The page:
Fresh eyes will be looking at an ongoing problem with a mixer at the new water treatment plant, members of the board of directors of the Brown County Water Improvement District No. 1 were told Tuesday.

“We just can’t understand why this is not working with the mixer we had, or without a mixer,” Dennis Spinks, district general manager, said. “It should work in theory, but theory or not, it’s not working.”

Freese and Nichols, who designed the plant, have asked an engineer with experience in the new membrane technology utilized by the plant to examine it. Spinks said he is expected to be in Brownwood within two weeks.

If the consulting engineers are unable to resolve the problem, water district officials said they favor hiring an outside consultant of their own.

“There’s a way to make this work,” Spinks said. “Freese and Nichols has done a good job in the past, but I think what they’ve gotten into here is outside their usual realm.”

Spinks said this is the first membrane type treatment system Freese and Nichols has designed.

“Freese and Nichols’ reputation is at stake with this plant,” Spinks said. “It’s not just the money for them.”

Still, Spinks said, “Someone is going to have to take some responsibility other than the water district.”

District legal counsel suggested putting an item to consider hiring a consultant on the October board meeting agenda if the problem can’t be resolved by then.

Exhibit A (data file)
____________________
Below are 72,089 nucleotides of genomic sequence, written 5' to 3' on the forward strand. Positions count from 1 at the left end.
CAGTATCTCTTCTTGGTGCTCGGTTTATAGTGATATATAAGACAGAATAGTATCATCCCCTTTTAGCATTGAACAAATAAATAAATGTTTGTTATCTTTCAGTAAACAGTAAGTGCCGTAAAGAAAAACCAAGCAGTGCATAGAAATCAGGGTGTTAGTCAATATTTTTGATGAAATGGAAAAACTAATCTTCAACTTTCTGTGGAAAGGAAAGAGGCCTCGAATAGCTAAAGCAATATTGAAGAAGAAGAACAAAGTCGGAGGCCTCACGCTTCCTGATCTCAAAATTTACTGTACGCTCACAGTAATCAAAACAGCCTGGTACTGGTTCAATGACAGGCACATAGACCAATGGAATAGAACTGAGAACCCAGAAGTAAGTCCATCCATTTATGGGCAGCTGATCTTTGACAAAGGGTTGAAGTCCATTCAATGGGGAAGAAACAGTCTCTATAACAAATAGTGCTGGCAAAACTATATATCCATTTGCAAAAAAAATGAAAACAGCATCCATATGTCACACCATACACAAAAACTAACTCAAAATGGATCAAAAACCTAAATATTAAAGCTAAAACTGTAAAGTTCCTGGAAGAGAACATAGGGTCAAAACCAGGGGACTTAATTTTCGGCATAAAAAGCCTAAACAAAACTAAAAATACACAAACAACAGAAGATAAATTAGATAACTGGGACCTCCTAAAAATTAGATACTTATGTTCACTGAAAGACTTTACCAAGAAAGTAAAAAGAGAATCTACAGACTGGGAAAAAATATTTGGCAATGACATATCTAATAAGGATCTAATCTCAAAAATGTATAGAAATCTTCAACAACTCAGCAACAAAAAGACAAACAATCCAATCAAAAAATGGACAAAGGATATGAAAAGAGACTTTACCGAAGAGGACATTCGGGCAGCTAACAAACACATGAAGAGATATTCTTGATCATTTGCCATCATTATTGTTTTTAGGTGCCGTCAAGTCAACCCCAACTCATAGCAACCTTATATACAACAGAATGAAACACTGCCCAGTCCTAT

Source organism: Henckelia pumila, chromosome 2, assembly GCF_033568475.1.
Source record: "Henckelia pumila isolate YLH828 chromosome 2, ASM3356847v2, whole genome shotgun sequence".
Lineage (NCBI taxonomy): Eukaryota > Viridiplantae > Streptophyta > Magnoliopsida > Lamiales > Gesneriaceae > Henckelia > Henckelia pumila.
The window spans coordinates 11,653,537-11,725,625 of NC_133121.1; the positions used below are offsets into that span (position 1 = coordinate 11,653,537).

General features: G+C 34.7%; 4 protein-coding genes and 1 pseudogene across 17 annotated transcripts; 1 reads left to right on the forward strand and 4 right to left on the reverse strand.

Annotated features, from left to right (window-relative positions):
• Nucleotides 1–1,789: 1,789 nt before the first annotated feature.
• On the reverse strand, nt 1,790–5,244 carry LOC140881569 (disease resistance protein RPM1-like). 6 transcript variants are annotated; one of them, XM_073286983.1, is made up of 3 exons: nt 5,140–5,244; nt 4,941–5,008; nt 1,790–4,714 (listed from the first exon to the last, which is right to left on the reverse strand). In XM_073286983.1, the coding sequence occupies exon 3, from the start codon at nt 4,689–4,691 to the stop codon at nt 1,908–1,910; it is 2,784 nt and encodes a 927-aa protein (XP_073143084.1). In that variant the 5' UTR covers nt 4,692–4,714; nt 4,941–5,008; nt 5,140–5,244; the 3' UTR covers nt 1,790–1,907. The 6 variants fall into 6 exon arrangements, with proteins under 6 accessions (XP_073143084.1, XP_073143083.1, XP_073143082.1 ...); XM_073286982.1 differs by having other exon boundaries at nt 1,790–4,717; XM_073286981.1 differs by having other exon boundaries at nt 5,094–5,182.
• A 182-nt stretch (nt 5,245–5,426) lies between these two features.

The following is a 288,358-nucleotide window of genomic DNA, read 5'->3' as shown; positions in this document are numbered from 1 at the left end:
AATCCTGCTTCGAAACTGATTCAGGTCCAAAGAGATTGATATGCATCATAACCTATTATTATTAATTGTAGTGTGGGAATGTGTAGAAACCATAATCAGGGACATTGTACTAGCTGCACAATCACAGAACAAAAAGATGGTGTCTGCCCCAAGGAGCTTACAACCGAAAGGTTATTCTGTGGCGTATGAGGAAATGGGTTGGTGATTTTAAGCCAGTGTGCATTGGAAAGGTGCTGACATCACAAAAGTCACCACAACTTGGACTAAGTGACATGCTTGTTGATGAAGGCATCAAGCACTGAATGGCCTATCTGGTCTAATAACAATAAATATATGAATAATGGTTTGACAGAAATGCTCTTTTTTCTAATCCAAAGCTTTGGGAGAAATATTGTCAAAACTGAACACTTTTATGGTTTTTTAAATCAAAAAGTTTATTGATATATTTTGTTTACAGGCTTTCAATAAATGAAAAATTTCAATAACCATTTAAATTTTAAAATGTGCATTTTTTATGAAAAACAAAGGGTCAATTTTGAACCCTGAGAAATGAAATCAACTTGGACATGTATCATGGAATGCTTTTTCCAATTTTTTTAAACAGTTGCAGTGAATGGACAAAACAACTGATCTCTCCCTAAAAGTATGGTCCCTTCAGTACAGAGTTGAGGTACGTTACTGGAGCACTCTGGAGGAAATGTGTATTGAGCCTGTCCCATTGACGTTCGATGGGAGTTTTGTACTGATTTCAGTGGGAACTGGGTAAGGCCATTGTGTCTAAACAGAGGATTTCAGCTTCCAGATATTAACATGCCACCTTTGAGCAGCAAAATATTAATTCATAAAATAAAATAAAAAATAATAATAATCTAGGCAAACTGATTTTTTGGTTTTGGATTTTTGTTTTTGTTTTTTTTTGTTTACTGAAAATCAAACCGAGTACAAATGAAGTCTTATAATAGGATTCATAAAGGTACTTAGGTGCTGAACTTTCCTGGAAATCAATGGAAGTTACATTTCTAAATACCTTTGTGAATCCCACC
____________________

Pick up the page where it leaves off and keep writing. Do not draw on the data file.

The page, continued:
Renovations at the older “west” water treatment plant are scheduled to begin soon, officials said, and the new plant needs to be fully operational to produce water for wholesale customers like the City of Brownwood, City of Bangs and Brookesmith Special Utility District.

In other business Tuesday, the water board:

• Approved the hiring of the Burl Lowery and Associates accounting firm as its independent auditor, for a cost not to exceed $12,000 — $1,000 more than last year.

• Approved a Certificate of Convenience and Necessity for the Brookesmith Special Utility District that overlaps the district’s treatment plant area. Spinks said since the district does not contemplate making retail sales of treated water, he does not see a conflict. The action helps align Brookesmith SUD’s certificate with the lines they have in place, Spinks said.